**Edit: see this reply**

Elm has built-in typeclasses like `number`

and `comparable`

(maybe they aren’t actually called typeclasses). For example, `number`

means that the value can either be `Int`

or `Float`

.

I don’t think there is currently any need to be able to define custom typeclasses, but the ability to extend the built-in ones would be very useful.

Typeclasses in Elm basically define what operators are supported by a type. For example, the `number`

typeclass includes all types that support `+`

, `-`

, and other arithmetic operators. Extending these typeclasses allows us to make custom types work with the built-in operators.

What this means is that typeclasses could be extended by simply defining the functions that implement these operators. For example, here is a type that represents a fraction:

```
module Fraction exposing (..)
type alias Fraction =
{ numerator : Int
, denominator : Int
}
```

Currently, there is no way to make it possible to do `fraction1 + fraction2`

; we have to do `Fraction.add fraction1 fraction2`

(`Fraction`

is a module). This is very verbose. Another problem is that we can’t pass a `Fraction`

as an argument to functions like `List.sum`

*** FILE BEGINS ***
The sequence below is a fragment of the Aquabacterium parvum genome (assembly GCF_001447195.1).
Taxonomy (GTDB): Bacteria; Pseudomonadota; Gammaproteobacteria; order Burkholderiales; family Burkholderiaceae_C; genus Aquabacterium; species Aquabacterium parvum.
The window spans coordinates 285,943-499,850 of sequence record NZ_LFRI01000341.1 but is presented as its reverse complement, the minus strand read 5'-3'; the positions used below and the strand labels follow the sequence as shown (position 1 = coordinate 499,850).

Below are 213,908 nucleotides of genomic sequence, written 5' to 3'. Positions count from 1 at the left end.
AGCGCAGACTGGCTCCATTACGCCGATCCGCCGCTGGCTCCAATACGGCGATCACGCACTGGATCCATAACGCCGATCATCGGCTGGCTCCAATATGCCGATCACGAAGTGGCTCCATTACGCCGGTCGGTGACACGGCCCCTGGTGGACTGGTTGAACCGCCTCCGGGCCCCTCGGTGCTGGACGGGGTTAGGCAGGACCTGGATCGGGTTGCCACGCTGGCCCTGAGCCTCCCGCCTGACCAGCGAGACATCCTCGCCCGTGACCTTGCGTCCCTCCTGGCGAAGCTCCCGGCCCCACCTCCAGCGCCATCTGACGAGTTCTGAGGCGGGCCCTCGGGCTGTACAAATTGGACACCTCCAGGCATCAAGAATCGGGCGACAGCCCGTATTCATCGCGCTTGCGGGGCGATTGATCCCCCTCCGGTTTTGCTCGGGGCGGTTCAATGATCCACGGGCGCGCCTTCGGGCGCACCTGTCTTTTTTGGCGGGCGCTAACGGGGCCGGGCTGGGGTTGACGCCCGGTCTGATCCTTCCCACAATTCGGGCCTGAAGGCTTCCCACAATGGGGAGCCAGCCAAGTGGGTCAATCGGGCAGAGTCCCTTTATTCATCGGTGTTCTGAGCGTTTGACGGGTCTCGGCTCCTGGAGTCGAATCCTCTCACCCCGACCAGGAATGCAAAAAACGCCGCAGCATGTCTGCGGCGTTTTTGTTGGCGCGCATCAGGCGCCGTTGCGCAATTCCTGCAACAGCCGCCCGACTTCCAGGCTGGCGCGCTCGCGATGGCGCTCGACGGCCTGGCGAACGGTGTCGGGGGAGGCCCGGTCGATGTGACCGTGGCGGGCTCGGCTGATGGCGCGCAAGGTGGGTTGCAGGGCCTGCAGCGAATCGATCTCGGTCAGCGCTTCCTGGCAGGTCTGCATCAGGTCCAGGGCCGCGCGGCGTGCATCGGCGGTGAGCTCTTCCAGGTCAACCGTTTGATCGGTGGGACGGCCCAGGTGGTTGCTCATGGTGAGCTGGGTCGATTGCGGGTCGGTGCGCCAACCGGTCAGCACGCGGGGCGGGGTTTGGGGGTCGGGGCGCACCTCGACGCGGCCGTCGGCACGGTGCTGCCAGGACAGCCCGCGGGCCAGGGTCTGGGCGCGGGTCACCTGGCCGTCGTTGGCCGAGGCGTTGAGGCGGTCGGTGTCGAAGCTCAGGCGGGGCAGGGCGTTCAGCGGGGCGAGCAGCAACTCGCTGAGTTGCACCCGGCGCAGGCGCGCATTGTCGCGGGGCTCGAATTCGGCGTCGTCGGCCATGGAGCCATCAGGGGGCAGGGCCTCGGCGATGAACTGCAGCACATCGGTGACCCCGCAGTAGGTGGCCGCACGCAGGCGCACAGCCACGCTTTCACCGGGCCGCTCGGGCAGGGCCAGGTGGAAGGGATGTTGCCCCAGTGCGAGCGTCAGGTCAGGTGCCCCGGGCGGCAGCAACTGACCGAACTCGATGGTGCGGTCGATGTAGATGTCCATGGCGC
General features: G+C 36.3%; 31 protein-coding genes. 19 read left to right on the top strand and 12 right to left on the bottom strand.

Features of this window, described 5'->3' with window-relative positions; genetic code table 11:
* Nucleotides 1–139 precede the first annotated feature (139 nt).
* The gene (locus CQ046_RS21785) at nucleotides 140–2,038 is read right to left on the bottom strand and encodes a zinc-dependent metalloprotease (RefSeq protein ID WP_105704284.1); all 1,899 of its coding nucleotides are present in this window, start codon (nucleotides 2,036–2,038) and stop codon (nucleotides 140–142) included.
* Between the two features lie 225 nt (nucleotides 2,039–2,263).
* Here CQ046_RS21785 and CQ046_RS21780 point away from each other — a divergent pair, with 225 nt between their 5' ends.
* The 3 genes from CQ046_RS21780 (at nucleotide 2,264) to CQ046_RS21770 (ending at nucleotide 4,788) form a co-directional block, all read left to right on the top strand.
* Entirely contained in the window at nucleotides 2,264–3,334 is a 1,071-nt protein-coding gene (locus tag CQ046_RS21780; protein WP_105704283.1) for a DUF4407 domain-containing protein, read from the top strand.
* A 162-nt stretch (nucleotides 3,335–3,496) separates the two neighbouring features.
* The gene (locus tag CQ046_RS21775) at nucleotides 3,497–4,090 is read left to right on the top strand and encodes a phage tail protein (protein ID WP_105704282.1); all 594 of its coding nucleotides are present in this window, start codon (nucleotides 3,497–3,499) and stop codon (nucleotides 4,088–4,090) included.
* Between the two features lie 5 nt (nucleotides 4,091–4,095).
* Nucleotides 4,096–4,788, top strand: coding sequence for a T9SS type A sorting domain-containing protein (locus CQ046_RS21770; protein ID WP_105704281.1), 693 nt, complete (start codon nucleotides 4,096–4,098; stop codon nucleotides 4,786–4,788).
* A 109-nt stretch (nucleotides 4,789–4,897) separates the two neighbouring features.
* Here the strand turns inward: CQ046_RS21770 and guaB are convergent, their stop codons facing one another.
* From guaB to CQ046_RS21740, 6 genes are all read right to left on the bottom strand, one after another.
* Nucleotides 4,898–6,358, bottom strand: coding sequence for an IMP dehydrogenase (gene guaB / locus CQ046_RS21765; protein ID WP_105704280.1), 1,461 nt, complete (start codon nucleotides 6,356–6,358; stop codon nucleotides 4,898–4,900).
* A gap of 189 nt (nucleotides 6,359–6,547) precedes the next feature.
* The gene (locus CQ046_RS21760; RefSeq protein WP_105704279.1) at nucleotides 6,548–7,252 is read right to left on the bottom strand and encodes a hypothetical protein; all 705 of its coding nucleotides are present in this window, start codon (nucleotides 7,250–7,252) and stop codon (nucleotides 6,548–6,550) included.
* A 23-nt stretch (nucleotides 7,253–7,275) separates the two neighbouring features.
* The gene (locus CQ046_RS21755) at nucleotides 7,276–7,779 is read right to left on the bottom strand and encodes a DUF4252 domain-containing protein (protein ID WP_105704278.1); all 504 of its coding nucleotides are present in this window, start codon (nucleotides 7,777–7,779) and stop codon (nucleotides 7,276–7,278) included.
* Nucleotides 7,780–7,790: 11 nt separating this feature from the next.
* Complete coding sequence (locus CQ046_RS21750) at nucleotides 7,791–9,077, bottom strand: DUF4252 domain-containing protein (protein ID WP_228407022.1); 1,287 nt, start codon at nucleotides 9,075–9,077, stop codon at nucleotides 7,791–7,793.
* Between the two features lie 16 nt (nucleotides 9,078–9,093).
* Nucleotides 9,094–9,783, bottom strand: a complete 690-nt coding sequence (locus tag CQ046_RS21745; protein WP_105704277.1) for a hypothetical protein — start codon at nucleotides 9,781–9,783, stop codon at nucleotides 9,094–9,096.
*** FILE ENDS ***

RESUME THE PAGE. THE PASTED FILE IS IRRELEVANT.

.

Like I said earlier, Elm typeclasses define what operators a type supports. I think it should be possible for a custom type to extend a typeclass simply by defining a function for all of the necessary operators. It would be done with something like this:

```
-- Fraction refers to a type
Fraction.compare : Fraction -> Fraction -> Order
Fraction.compare a b =
-- ...
```

Defining the function shown above would automatically make `Fraction`

a `comparable`

type. So now we can do things like `fraction1 < fraction2`

. More importantly, we can do `min fraction1 fraction2`

without having to redefine `min`

.

There should also be a syntax for explicitly saying that a type is part of a typeclass. It needs to work well with types that use type variables. Maybe something like this:

```
type alias Fraction [ comparable, number ] =
-- ...
```

What do you think of this idea?